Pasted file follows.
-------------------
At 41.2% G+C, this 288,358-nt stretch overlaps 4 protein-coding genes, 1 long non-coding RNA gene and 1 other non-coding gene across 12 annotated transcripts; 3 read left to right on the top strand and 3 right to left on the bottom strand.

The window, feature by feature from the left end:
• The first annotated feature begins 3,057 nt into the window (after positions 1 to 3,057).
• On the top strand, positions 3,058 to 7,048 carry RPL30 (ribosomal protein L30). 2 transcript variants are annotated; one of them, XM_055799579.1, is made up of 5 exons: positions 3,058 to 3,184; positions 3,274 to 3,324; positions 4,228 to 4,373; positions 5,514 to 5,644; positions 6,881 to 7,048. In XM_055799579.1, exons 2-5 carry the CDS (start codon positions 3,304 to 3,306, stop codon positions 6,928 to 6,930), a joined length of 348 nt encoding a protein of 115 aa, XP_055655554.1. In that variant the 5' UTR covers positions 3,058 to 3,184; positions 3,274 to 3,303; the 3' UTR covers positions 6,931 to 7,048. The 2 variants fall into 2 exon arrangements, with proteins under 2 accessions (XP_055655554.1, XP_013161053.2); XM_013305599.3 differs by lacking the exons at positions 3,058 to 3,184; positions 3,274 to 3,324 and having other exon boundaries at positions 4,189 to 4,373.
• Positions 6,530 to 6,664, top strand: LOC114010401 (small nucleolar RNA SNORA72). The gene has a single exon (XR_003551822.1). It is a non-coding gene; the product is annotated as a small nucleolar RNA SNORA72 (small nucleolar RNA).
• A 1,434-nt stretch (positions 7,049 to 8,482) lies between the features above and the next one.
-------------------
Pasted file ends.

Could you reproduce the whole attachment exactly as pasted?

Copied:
At 41.2% G+C, this 288,358-nt stretch overlaps 4 protein-coding genes, 1 long non-coding RNA gene and 1 other non-coding gene across 12 annotated transcripts; 3 read left to right on the top strand and 3 right to left on the bottom strand.

The window, feature by feature from the left end:
• The first annotated feature begins 3,057 nt into the window (after positions 1 to 3,057).
• On the top strand, positions 3,058 to 7,048 carry RPL30 (ribosomal protein L30). 2 transcript variants are annotated; one of them, XM_055799579.1, is made up of 5 exons: positions 3,058 to 3,184; positions 3,274 to 3,324; positions 4,228 to 4,373; positions 5,514 to 5,644; positions 6,881 to 7,048. In XM_055799579.1, exons 2-5 carry the CDS (start codon positions 3,304 to 3,306, stop codon positions 6,928 to 6,930), a joined length of 348 nt encoding a protein of 115 aa, XP_055655554.1. In that variant the 5' UTR covers positions 3,058 to 3,184; positions 3,274 to 3,303; the 3' UTR covers positions 6,931 to 7,048. The 2 variants fall into 2 exon arrangements, with proteins under 2 accessions (XP_055655554.1, XP_013161053.2); XM_013305599.3 differs by lacking the exons at positions 3,058 to 3,184; positions 3,274 to 3,324 and having other exon boundaries at positions 4,189 to 4,373.
• Positions 6,530 to 6,664, top strand: LOC114010401 (small nucleolar RNA SNORA72). The gene has a single exon (XR_003551822.1). It is a non-coding gene; the product is annotated as a small nucleolar RNA SNORA72 (small nucleolar RNA).
• A 1,434-nt stretch (positions 7,049 to 8,482) lies between the features above and the next one.